After a rocky start, we managed to put TAS on a firm footing.  Starting from just $100,000 sales in 1984, we grew to several million dollars in less than five years. We never experienced an unprofitable year – an almost unheard-of result for a technology startup.  We sold our products in more than 25 countries, with Japan being our largest export market. In 1995, we sold the company to U.K.-based Bowthorpe plc (now Spirent plc) for $30 million.  I had realized my childhood dream, and had proved what I had set out to prove. It felt unbelievably satisfying.

In 2007, I moved back to my home state of Michigan. I found a very different place from the Michigan I left in 1976.  My childhood home, Flint, which had provided such great education and opportunities, has been devastated by high unemployment, high crime, and rampant illegal drugs.  As a result, motivated, high-achieving students – commonplace in my day – are now rare.  Detroit, Pontiac, Saginaw and other urban centers have experienced similar devastation.  On the other hand, Michigan has evolved from a lethargic one-industry state to a place that is absolutely teeming with entrepreneurial talk and activity.  As I see it, Michigan faces two key challenges as it seeks to develop a more vibrant entrepreneurial culture.  One challenge is to fix our broken education infrastructure so that more kids growing up today in places like Flint and Detroit can realistically dream of starting their own innovative companies.  A second challenge is to direct some of that entrepreneurial talent and fervor at solving problems that are uniquely felt by our state. These include problems that are receiving significant investment, such as green energy, and those that aren't, such as more effective education and community development methods.

After departing the technology company I founded, I started an organization to give kids in my local New Jersey community the kinds of educational, social, and recreational opportunities I had in Flint. We achieved notable success by fostering innovation amongst the area's schools and not-for-profit organizations. We facilitated those organizations' development of specific business plans – we called them "service plans" – for addressing the needs of the most at-risk children. We carefully monitored the community's progress, then publicly cited and praised the organizations that achieved the most success at an annual "Academy Awards" style red-carpet event.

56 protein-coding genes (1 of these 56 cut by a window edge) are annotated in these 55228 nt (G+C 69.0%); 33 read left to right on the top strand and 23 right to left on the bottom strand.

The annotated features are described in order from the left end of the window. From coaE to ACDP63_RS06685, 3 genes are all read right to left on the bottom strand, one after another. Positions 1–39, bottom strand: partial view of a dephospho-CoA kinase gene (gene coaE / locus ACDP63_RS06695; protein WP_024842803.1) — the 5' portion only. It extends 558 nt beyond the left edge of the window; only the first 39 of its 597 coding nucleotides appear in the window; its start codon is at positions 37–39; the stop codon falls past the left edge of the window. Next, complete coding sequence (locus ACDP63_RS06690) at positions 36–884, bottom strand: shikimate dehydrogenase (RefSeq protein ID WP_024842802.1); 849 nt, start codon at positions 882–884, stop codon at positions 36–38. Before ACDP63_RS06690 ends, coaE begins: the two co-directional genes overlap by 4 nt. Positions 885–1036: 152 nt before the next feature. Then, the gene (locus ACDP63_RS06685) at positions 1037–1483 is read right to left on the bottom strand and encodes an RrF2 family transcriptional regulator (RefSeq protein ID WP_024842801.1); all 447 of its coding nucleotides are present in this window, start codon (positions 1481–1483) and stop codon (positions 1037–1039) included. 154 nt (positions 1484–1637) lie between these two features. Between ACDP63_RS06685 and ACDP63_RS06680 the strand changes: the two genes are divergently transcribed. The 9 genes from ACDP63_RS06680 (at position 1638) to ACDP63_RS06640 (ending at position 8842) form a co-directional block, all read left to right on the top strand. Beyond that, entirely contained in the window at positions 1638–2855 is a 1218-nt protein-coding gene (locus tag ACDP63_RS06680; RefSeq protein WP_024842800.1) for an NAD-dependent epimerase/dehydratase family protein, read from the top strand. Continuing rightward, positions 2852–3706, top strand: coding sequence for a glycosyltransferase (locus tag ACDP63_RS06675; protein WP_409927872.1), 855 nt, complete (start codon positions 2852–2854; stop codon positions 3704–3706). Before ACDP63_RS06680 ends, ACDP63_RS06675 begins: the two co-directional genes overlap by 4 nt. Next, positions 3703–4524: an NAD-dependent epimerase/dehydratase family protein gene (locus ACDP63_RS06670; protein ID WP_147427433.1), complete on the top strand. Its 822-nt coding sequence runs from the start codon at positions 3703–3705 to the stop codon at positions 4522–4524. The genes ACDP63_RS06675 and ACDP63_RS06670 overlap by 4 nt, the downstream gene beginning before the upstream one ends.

During my formative years, I was fortunate to have internship and co-op education opportunities that familiarized me with business and technology long before finishing college. Many entrepreneurs of my generation, including the aforementioned Bill Gates, Steve Jobs, and Michael Dell gained similar experience (As I said above, those three didn't even deem it necessary to finish college.). Michigan companies would do well to expand and enhance co-op and internship opportunities. Such programs are win-win: they inject useful work and vitality into corporate environments without long-term obligations, and they provide students with the means to gain early experience and to afford ever-increasing college expenses.
 
Entrepreneurs specialize in addressing unmet needs and creating value. One doesn't have to look far in Michigan to realize that we have no shortage of unmet needs, and we hunger for those "job creators" who can unleash the value-generating potential of the unemployed. Therefore, the state's current focus on entrepreneurship is a good thing.  While we must welcome and encourage all kinds of entrepreneurs who pursue all manner of opportunities, there is no greater satisfaction, in my opinion, than doing well by doing good.